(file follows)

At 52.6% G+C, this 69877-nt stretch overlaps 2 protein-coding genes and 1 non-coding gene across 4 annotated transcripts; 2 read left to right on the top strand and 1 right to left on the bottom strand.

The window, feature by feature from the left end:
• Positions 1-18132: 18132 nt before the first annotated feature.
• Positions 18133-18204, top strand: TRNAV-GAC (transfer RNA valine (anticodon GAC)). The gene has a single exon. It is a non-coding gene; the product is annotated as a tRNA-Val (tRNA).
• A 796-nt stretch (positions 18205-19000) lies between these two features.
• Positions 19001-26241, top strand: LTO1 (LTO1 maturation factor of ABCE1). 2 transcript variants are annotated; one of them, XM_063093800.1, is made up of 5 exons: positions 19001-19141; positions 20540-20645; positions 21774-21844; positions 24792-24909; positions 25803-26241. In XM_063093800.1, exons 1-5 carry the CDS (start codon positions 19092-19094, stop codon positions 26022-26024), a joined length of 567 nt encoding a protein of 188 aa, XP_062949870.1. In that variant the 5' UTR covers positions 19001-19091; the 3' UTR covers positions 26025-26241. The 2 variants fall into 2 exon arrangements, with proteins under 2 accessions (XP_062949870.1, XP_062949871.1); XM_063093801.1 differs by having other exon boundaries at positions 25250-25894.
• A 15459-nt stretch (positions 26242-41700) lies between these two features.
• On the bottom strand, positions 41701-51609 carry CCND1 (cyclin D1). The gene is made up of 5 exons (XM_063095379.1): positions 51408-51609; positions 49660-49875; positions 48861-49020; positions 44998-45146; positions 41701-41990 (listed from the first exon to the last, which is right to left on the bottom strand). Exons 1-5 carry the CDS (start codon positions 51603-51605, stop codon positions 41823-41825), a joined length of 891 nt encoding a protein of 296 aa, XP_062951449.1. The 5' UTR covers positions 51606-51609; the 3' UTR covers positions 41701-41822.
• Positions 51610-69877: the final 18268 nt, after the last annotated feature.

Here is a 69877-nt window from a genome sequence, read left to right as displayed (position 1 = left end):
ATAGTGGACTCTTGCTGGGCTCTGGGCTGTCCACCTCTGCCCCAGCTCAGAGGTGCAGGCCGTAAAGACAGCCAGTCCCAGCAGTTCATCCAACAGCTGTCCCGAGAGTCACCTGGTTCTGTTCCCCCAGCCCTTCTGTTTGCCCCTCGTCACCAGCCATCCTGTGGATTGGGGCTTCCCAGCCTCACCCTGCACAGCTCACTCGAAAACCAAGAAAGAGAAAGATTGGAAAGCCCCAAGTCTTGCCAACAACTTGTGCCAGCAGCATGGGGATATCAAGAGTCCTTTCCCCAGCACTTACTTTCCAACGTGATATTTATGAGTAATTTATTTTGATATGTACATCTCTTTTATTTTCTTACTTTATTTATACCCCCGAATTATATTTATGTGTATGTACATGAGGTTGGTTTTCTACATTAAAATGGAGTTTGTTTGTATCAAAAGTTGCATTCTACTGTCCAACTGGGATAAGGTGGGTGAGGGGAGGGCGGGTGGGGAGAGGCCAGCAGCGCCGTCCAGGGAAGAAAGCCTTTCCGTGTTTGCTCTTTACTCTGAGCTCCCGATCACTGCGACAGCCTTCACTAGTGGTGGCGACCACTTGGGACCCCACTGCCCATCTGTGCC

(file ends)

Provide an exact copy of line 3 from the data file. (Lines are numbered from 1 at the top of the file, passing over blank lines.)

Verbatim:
• Positions 1-18132: 18132 nt before the first annotated feature.